Coming off the track I was a bit disappointed in how the race had gone. I felt like I had let them get it as if I let myself down. Thankfully I had a second chance in the rep to get through. I decided to change to a slightly lighter gear for better acceleration as we had drawn number one on the bike. Deciding I was going to race from the front, as the motorbike pulled off the track I slowly increased the tempo looking to see if anyone was going to come from behind. As the riders behind me started to fan out across the track I would up the tempo further bringing them back in line. At 400m out, I decided it was the right moment to go. I got out the saddle and accelerated down the back straight as hard as I possibly could. Driving the entrance and exits of the corner. Getting the bell I was going as hard as I possibly could coming down the back straight I noticed a wheel on my outside, so I kicked again driving the last corner with everything I had, coming into the last 50m my legs could barely turn I was fading fast the line wasn’t coming fast enough. The Venezuelan rider came alongside me with 15m to go. 10m, 5m, 2m, 1m and throw your bike at the finish as hard as you possibly can. As we went over the line I was knocked by another rider on my right. This was yet another rider trying to take a gap that did not exist, luckily no one went down. Coming out of the lunge onto the banking I looked across the stadium at the big screen was a picture of a camera next to my name the problem was 4 other riders also had the picture of a camera next to theirs. Photo finish!

The photo finish of the rep was oh so close and worked out in Jean’s favour.

It felt like an eternity before the decision was made but — Yes please! — I got second place in the rep. Quarterfinals here we come.  This was the first time I had gotten through to the next round at a worlds event. Needless to say, Brige and I were over the moon.

The problem was the fever and illness and the two prior big efforts were catching up with me, fast. In the quarters there was nothing left in the tank, I tried to get something out but even the reserve tank was empty. All I could do was hang on for dear life and oh my hat was that race fast, the last 200m ave speed was 68km/h what they don’t tell you is that the last 750m of the races speed was also 68km/h. In the end, I got 16th overall for the Keirin which is a huge improvement from last years Worlds Champs in terms of the placing, but also in terms of the way I had raced.

My second day of competition was the kilo event which is better described as the killer. 1000m of absolute agonizing pain, its not a sprint and its not an endurance event, its like some evil space in between the two. The hardest event out. If I could describe how it feels its like hitting your head against a concrete wall as hard as you possibly can for as long as you possibly can before passing out. I have seen many riders been carried off of their bikes after these efforts. And no, I don’t know of anyone who likes doing a kilo but yet we always come back for more just to see how far past our limits we can go.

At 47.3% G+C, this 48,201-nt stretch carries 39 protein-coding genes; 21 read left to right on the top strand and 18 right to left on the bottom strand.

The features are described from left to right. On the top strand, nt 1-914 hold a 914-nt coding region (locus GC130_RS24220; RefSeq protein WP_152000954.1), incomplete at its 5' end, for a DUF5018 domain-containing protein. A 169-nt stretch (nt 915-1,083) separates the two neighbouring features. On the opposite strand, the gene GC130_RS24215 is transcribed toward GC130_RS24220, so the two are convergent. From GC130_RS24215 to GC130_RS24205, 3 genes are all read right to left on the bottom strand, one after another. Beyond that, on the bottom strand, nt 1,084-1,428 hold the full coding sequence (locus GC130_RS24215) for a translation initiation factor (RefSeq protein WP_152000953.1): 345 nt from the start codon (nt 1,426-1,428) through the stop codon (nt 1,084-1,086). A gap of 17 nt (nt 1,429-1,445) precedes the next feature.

To let you in on a not so secret, secret, I am a decent kilo rider. Before getting sick my goal was to beat the one-minute barrier which is close to the world record. My training was focused around these long efforts. Now with the illness the goal was reduced to just don’t come last, don’t make a total fool of yourself here.

Going through my routine for warm up I knew I could only do what I could do, the one thing that stuck in my head was to be as aero as I possibly can, this is the only way to get a half decent time now. I have previously gone and done aero testing with engineers who have studied this field so the set up was perfect to be able to do this. Sitting in the start gate waiting for the clock to count down 5,4,3,2,1 and go. I heaved my body forward as hard as I could, trying to get up to speed as fast as I could. I probably lost a second in the first 125m alone with no power behind the effort. Going through the 200m marker I sat down and tucked myself as low as possible with a few long pedal strokes, I was finally up to speed, heading down the home straight I got into the aero bars shrugging my head down as low as I possibly could. Not that you can see very well from that position but who needs to see.

“I heard the bell with one lap to go but I can’t tell you anything about that lap.”

Another lap down, all I could think was keep your head down and pedal dammit. I heard the bell with one lap to go but I can’t tell you anything about that lap. I literally don’t remember anything from it. I had to settle for a 1;02.60 that put me in 15th position. 15th in the world — I can deal with that. The winning time was 59.84. For those that love numbers, my one-minute average power was 786 watts. This big effort was really the last straw for my body and I was now broken, it took me hours before I could see straight again, it took several more before my soul found its way back into my body.

My last day of competition was the first day of the sprint competition. The sprint competition is so long it is spread over two days at Worlds. It always starts with a 200meter qualifying round. If you ever want to see how fast someone can really go on a bicycle you need to watch guys flying at their own propelled speeds over 75kph+

I had nothing left but I was going to try anyway. I managed a 10.1sec 71.28km/h ave on the day. That was my 3rd fastest time of the year. Considering how I had felt the days prior to the event It was disappointing. But I know there was nothing more I could have done. In the final result I ended up 32nd.  We have always been told, control what you can control, and adapt to what you can’t. I feel like we did our best to control what we could all the way up until racing and then we adapted where we needed, such as using a slightly smaller gear.

So although I didn’t quite have the Worlds I wanted I am happy with the way the year has ended off. My final rankings for the season are 10th in the 1 km time trial; 21st Keirin and 37th in the Sprint.

We have a little down time now after worlds. I won’t call it off time as I only lasted five days without exercise before getting onto my mountain bike and back into the gym. This down-time is where single-track will be explored and the base miles will commence.

The Olympic Games is the biggest sporting spectacle in the world and I can’t wait for the Olympic season to kick off. We are looking for sponsorship and funding for this journey to Tokyo and if you would like to get involved please don’t hesitate to contact us.

I cannot thank our amazing sponsors and donors enough. It has and does mean the world to me so Thanks again. – Jean Spies

Let’s go Tokyo!

Ed’s Note

A few days after writing this blog Jean’s race bike and two training bikes were stolen from his vehicle. It’s now two weeks later and the bikes have not been recovered. Unfortunately, there isn’t insurance to claim from. At the present moment, Jean is looking for funding for a replacement race bike for Tokyo.